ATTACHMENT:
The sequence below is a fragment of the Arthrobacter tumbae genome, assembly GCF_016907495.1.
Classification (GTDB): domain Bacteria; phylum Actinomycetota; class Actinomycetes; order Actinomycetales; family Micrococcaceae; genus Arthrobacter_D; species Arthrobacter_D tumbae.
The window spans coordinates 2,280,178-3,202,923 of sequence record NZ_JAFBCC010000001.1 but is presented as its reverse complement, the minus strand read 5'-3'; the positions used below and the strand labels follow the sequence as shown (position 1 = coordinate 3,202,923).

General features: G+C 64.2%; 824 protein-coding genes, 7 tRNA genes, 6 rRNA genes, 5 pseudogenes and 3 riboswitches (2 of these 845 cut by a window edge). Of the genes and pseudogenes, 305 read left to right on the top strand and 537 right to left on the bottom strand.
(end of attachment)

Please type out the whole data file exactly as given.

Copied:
The sequence below is a fragment of the Arthrobacter tumbae genome, assembly GCF_016907495.1.
Classification (GTDB): domain Bacteria; phylum Actinomycetota; class Actinomycetes; order Actinomycetales; family Micrococcaceae; genus Arthrobacter_D; species Arthrobacter_D tumbae.
The window spans coordinates 2,280,178-3,202,923 of sequence record NZ_JAFBCC010000001.1 but is presented as its reverse complement, the minus strand read 5'-3'; the positions used below and the strand labels follow the sequence as shown (position 1 = coordinate 3,202,923).

General features: G+C 64.2%; 824 protein-coding genes, 7 tRNA genes, 6 rRNA genes, 5 pseudogenes and 3 riboswitches (2 of these 845 cut by a window edge). Of the genes and pseudogenes, 305 read left to right on the top strand and 537 right to left on the bottom strand.